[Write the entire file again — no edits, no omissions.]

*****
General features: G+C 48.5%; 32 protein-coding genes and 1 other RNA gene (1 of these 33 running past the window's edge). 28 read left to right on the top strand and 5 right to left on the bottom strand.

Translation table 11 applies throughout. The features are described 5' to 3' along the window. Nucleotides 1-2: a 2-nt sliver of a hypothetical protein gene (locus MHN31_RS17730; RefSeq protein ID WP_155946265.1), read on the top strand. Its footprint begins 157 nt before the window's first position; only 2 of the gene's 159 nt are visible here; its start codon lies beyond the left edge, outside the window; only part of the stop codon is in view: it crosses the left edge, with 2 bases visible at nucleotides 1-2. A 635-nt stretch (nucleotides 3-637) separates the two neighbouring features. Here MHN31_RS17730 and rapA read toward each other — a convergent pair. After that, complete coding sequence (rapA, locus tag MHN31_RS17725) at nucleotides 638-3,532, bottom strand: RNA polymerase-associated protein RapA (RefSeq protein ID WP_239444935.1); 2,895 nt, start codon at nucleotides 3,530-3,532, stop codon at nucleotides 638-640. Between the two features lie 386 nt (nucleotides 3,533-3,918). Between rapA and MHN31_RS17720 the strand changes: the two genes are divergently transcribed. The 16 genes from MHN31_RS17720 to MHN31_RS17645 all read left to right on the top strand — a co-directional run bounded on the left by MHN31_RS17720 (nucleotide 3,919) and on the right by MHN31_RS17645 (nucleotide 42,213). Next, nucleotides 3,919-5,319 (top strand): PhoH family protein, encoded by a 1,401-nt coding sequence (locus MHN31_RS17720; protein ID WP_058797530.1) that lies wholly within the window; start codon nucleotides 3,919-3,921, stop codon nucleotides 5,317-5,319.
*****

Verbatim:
General features: G+C 48.5%; 32 protein-coding genes and 1 other RNA gene (1 of these 33 running past the window's edge). 28 read left to right on the top strand and 5 right to left on the bottom strand.

Translation table 11 applies throughout. The features are described 5' to 3' along the window. Nucleotides 1-2: a 2-nt sliver of a hypothetical protein gene (locus MHN31_RS17730; RefSeq protein ID WP_155946265.1), read on the top strand. Its footprint begins 157 nt before the window's first position; only 2 of the gene's 159 nt are visible here; its start codon lies beyond the left edge, outside the window; only part of the stop codon is in view: it crosses the left edge, with 2 bases visible at nucleotides 1-2. A 635-nt stretch (nucleotides 3-637) separates the two neighbouring features. Here MHN31_RS17730 and rapA read toward each other — a convergent pair. After that, complete coding sequence (rapA, locus tag MHN31_RS17725) at nucleotides 638-3,532, bottom strand: RNA polymerase-associated protein RapA (RefSeq protein ID WP_239444935.1); 2,895 nt, start codon at nucleotides 3,530-3,532, stop codon at nucleotides 638-640. Between the two features lie 386 nt (nucleotides 3,533-3,918). Between rapA and MHN31_RS17720 the strand changes: the two genes are divergently transcribed. The 16 genes from MHN31_RS17720 to MHN31_RS17645 all read left to right on the top strand — a co-directional run bounded on the left by MHN31_RS17720 (nucleotide 3,919) and on the right by MHN31_RS17645 (nucleotide 42,213). Next, nucleotides 3,919-5,319 (top strand): PhoH family protein, encoded by a 1,401-nt coding sequence (locus MHN31_RS17720; protein ID WP_058797530.1) that lies wholly within the window; start codon nucleotides 3,919-3,921, stop codon nucleotides 5,317-5,319.